In 1902, the Newton Heath was in debt for 2,670 pounds, and the creditors received a warrant for the club liquidation. Captain Harry Stafford and 4 local businessmen invested 500 pounds and managed to save the team from disbanding. To mark the beginning of a new page in the team’s history, they changed the name to “Manchester United”.
1998 - Present
The upper part of the inner shield of the Manchester United crest displays a ship that actually originates from the Manchester City Council coat of arms (a ship can likewise be found on Manchester City’s logo). Below the ship, there is a bigger drawing depicting a devil – the devil was first incorporated on the crest in 1970. A minor change was done in 1998 when “Football Club” was removed from the bottom banner. Instead, the banners only text out “Manchester United.”
1973 - 1998
In 1973, the colors have changed slightly, however, they continue to be red and yellow. A red and yellow banner across the top with a wordmark “MANCHESTER UNITED” and below is a red, white, and yellow shield with a ship above a red devil holding a pitchfork with two football on either site. On the bottom is an arched wordmark “FOOTBALL CLUB” in black.
1970 - 1973
In the ’70s Manchester United made changes back to a more familiar crest. The crest is now only red and yellow. Again wordmark “MANCHESTER UNION” with the shield that has the ship on top and continuing with a striped banner on the bottom with two footballs on either site. Below is a wordmark “FOOTBALL CLUB” in yellow on a red background.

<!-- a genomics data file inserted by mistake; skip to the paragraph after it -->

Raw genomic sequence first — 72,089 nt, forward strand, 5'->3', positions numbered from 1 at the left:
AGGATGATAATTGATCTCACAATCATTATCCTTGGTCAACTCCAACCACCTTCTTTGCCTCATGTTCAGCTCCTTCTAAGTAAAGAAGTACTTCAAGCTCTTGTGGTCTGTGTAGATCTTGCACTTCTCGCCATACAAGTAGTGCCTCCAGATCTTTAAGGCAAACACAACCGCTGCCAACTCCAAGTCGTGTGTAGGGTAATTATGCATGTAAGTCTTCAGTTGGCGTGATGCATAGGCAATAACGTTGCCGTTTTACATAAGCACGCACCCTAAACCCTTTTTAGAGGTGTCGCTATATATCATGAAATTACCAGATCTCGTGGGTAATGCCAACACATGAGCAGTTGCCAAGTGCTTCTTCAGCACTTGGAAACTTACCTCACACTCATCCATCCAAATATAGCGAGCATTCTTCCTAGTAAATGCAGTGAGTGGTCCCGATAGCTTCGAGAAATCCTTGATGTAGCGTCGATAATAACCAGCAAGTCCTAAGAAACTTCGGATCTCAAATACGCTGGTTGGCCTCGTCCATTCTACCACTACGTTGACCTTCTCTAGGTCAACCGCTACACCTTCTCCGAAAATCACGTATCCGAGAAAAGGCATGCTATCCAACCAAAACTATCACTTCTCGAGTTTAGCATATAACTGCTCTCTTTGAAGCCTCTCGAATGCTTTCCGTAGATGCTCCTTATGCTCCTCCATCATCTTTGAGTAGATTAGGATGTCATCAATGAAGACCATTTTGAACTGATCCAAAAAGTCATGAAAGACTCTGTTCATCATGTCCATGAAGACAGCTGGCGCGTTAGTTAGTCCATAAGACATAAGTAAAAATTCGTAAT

1960 - 1970
In the ’60s Manchester Union changed to an angled red and black wordmark “MANCHESTER UNITED” above a red, white, and black shield with a ship at the top and striped banner below with to white flowers on either side. At the bottom is an arched shaped wordmark “FOOTBALL CLUB” in black on a white background.
1943 - 1960
A major change to the Manchester United crest in the ’40s. A red and black banner across the top with a wordmark “MANCHESTER UNITED” and below is a red and white shield with a ship above a devil holding a pitchfork with two football on either site. On the bottom is an arched wordmark “FOOTBALL CLUB” in black.
1902 - 1943
The original crest was gleaned from the logo of the Manchester City Coat of Arms. All that remains of the original crest is the ship in full sail.
The golden bends in red are derived from the arms of the Lords of Manchester, who ruled the city prior to 1301. The chief shows a ship in full sail, a symbol of trade and enterprise. The crest shows a globe covered with bees, representing the world, to all parts of which the goods of the city are exported. The bees are a symbol of activity. The supporters, an antelope, and a lion are derived from the arms of King Henry IV, Duke of Lancaster.
The motto means “By council and work,” and is derived from a phrase in Ecclesiasticus 37:16: “Let reason be the beginning of every work and let counsel go before every action.”
1891 - 1902
The yellow and green crest from Newton Heath has a shield with a football on top. A green and yellow striped banner is attached at the bottom of the shield.
1878 - 1891
Manchester United original name, Newton Heath LYR Football Club was established in 1878. The club was found by the department of railway depots in the Manchester Newton Heath area. During this period, the team mainly consisted of workers of the railway company and played against the teams of other departments, and in 1888, the club joined the local league. The shield, which is dominated by the yellow and green and the featured train.